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Getting away with cruelty Print E-mail
Monday, 02 October 2017 15:44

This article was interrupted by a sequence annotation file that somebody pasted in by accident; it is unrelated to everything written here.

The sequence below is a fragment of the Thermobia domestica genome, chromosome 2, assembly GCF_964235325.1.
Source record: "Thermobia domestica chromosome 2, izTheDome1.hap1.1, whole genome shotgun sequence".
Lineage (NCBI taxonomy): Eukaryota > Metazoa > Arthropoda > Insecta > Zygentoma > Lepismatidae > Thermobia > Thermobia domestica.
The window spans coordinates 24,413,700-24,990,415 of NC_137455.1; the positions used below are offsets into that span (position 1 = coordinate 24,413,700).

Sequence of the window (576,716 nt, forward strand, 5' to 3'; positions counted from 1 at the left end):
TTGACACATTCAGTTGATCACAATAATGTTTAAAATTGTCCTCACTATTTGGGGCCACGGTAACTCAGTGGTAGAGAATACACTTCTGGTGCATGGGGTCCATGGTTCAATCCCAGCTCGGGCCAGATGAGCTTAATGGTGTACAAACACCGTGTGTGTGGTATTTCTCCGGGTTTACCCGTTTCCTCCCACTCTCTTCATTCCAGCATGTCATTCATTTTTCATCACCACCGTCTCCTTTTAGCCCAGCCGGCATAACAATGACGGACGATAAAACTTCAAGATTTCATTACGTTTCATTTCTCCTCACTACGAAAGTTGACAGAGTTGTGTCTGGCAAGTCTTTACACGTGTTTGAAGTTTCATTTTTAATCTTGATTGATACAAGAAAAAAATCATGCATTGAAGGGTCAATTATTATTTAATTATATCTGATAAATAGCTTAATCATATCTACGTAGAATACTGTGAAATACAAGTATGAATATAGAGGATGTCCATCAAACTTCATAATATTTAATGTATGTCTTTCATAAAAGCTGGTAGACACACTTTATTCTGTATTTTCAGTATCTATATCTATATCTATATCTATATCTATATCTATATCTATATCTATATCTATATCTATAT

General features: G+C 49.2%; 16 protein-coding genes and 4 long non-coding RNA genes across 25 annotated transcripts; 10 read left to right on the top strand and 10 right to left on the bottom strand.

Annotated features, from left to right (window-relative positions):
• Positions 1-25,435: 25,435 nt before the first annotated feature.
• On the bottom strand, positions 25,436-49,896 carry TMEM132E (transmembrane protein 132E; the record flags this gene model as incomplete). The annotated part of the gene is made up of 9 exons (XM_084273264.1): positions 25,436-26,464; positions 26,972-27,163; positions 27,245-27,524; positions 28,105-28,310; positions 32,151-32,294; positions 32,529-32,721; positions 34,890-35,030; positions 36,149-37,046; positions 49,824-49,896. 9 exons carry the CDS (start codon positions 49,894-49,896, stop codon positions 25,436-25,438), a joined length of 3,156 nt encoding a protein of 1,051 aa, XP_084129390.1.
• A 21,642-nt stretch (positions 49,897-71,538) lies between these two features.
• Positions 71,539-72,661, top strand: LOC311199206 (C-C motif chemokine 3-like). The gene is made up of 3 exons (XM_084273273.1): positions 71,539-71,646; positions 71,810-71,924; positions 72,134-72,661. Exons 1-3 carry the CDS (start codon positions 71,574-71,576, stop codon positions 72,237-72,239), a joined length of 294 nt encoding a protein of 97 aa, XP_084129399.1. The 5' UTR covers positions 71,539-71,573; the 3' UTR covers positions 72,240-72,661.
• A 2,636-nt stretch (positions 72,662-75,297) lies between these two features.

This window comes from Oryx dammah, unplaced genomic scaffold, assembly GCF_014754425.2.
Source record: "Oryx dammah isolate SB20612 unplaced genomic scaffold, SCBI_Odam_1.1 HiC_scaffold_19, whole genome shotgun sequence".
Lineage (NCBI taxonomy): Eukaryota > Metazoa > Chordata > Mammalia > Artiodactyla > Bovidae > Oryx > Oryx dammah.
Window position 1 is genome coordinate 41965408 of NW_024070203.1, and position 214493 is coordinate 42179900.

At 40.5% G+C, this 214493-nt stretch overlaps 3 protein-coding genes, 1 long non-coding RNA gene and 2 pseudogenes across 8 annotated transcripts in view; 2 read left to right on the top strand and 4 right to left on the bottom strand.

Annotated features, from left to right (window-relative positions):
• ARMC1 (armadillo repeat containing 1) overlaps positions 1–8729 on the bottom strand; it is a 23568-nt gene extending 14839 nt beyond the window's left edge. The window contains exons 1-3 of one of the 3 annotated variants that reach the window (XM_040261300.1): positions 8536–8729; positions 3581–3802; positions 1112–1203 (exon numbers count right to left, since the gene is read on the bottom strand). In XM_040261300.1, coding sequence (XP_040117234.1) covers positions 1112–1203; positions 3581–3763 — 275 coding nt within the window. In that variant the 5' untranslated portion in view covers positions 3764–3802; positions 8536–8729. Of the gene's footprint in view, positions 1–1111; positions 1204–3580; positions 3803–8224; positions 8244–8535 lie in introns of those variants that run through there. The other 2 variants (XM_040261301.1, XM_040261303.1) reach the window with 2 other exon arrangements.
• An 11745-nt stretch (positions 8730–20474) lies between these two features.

We are a nation of dog lovers - allegedly. But that doesn't mean that some individuals don't enjoy meting out shocking cruelty to defenceless dogs. You may remember the case of the brothers who headbutted a bulldog puppy, hurled her down the stairs, swung her around and jumped on her? (Her injuries were so severe she had to be put to sleep). Were the perpetrators sent to jail for such horrific cruelty? No! Instead they received suspended sentences. Now, at last the law may change. Michael Gove has announced plans to toughen up punishment for the worst animal abusers with sentences up to five years. The six month maximum term was laid down more than 100 years ago although in 2006 an Act was passed that allowed for prison sentences of up to a year. Not that it did much good as since then, 12 in every 13 people convicted of cruelty to animals has avoided prison. This is despite the fact that suspended sentences for animal cruelty have risen sharply: in 2005 just 10 offenders, compared with 160 last year. Detailed policy proposals of the change in the law - which will require primary legislation - will be published around the end of the year. They can't come soon enough...
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